Man with binoculars (Image: Shutterstock)

Remember old-school prospecting?  When I was a financial advisor we found people who would listen to us, got them interested and later learned about their asset level. That was a bottom-up approach. A top-down approach makes better sense.

Do systematic research to identify prospects within the wealthiest 2%-5% of your local market.  Get close to them. Become part of their world. Once they get comfortable, they ask you about business or you bring it up. Either way, you know they should have significant assets. This all starts with identifying the right prospects.

(Related: Using Wine to Get Your Point Across to Wealthy Prospects)

Four Types of Wealth

Many advisors bought lists. Other people bought the same list. Then the Do Not Call rule arrived. The people on these lists hurried to sign up. There’s lots of the “invisible rich” around.  They have money, yet fall through the cracks. They aren’t on lists. You must build your own.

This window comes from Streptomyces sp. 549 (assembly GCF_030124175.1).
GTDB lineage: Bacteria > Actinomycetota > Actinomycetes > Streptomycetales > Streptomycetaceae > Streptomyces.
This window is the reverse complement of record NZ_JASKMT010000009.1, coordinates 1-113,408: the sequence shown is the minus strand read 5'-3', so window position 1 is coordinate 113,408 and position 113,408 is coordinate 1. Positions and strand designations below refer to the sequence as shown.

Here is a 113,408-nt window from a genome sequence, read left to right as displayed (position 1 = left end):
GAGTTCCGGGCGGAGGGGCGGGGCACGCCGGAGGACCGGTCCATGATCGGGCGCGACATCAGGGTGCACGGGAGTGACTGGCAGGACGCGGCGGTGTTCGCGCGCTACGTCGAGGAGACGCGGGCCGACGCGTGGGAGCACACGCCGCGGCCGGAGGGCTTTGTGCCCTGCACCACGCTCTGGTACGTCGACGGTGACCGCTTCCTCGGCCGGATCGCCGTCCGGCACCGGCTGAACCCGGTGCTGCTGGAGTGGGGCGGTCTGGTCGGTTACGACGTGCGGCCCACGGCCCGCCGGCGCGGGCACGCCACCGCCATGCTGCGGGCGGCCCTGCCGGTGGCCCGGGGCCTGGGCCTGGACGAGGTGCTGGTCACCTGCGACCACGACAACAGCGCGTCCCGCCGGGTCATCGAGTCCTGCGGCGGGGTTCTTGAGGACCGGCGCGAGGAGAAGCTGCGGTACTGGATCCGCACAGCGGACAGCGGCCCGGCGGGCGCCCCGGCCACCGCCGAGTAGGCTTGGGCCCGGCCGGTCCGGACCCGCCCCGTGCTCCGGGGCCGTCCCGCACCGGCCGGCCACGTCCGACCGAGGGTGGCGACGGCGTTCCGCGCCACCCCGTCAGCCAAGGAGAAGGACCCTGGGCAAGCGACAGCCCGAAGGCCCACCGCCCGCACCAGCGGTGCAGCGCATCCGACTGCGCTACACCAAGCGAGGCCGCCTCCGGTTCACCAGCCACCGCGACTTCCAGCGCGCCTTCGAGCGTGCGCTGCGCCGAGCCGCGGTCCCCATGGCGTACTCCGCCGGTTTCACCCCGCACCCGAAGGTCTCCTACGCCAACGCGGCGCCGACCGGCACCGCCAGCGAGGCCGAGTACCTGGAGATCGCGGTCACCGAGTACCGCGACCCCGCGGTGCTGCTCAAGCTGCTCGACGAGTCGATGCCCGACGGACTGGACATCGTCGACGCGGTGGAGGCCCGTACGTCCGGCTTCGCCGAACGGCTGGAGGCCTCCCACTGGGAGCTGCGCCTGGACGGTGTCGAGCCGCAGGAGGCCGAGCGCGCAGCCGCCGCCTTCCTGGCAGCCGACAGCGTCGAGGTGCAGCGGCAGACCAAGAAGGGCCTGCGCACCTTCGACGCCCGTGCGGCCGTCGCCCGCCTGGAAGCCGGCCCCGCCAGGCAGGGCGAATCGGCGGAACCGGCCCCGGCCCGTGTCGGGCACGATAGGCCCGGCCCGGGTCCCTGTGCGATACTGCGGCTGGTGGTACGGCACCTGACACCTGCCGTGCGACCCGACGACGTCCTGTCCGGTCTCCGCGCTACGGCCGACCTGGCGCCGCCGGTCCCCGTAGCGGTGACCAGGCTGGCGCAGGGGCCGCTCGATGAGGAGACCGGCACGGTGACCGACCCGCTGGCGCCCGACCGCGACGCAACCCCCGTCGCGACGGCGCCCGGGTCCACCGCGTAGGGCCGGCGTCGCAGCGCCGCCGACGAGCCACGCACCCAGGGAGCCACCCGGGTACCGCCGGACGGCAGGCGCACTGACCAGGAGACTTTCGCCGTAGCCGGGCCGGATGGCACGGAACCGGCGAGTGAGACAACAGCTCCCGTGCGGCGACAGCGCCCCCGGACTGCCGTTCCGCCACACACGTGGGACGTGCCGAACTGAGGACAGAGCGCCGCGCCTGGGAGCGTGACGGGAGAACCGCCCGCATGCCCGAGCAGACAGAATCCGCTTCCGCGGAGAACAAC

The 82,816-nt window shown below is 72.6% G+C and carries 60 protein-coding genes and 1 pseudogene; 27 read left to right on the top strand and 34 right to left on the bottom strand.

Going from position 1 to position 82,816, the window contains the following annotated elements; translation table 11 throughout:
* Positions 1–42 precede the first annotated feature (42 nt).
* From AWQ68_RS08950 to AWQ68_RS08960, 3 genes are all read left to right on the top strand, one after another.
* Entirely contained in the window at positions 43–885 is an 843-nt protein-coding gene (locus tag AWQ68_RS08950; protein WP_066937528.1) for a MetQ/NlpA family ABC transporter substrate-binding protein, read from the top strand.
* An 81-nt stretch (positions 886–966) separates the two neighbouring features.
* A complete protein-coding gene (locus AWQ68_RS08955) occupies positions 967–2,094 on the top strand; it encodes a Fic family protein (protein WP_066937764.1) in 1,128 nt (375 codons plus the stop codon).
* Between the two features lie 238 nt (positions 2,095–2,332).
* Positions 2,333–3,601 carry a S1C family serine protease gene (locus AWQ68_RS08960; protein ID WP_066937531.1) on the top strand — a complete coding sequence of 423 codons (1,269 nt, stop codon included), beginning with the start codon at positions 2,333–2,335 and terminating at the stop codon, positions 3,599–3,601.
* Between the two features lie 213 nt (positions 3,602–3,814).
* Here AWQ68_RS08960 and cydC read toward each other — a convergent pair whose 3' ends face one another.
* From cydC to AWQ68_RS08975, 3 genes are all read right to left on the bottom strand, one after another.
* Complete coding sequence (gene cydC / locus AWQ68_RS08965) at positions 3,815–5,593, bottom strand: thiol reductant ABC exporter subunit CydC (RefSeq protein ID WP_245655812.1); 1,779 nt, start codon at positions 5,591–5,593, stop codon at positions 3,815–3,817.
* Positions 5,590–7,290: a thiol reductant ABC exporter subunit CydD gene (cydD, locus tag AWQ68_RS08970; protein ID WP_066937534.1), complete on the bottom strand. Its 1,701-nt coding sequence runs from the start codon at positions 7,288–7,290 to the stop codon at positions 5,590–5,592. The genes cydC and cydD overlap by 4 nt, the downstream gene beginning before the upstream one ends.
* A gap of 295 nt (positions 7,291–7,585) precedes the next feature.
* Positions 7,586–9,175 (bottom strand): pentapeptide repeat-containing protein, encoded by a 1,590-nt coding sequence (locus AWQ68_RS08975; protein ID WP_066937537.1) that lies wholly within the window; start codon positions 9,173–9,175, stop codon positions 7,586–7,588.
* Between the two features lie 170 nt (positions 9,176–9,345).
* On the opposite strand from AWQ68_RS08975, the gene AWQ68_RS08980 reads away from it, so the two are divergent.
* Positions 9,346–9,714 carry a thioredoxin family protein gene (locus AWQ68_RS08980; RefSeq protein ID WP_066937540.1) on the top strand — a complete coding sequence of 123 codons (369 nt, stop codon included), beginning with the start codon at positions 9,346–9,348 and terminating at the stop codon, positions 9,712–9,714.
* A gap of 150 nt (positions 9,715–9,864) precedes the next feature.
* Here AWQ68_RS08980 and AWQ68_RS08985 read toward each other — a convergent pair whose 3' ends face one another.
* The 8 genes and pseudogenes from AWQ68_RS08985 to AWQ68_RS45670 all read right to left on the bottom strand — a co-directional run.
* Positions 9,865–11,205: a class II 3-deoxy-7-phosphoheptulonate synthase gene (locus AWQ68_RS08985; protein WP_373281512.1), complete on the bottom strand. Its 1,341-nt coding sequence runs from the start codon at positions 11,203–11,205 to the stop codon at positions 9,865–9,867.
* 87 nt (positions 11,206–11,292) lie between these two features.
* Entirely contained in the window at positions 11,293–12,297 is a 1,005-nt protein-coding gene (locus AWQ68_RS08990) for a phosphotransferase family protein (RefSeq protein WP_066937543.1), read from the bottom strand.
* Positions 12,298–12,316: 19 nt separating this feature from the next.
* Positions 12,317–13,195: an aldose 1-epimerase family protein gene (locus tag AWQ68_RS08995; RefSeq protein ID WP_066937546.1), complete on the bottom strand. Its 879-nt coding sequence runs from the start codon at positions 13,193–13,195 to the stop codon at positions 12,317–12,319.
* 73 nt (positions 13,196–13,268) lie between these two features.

I wrote my book “Captivating the Wealthy Investor” and designed my seminars around identifying, meeting, cultivating and converting four types of wealth.

  • High Asset, High Cash Flow – They’ve got it made. What more could you want?
  • Low Asset, High Cash Flow – They earn a great salary but don’t have a bundle stashed away yet.
  • High Asset, Low Cash Flow – The “Old Money.” They’ve got it, but it’s tied up.
  • Under the Radar – They don’t neatly fit into a category. They made their money legitimately, but they don’t talk about it.

How About an Example?

Consider Carlsbad, California, a wealthy community near San Diego. Its population is about 115,330. Its median income is $97,145. Compared to California’s median household income of $63,783, it’s pretty wealthy.  Can we get close to identifying prospects within the wealthiest 2%-5% of the Carlsbad population?

High Asset, High Cash Flow Wealth

The first logical candidates for this category are senior executives at listed public companies.  Although 85 public companies are headquartered in the San Diego area, 12 are located in Carlsbad. How do you find their names? The website crmz.com is owned by Credit Risk Monitor. They sell data, yet also have a searchable database of listed public companies (including ticker symbols) they cover, organized by state on their website. Finding annual reports online and identifying officers and directors is pretty easy. Expect to find an average of 20 at each company. For 12 companies, that’s 240 people.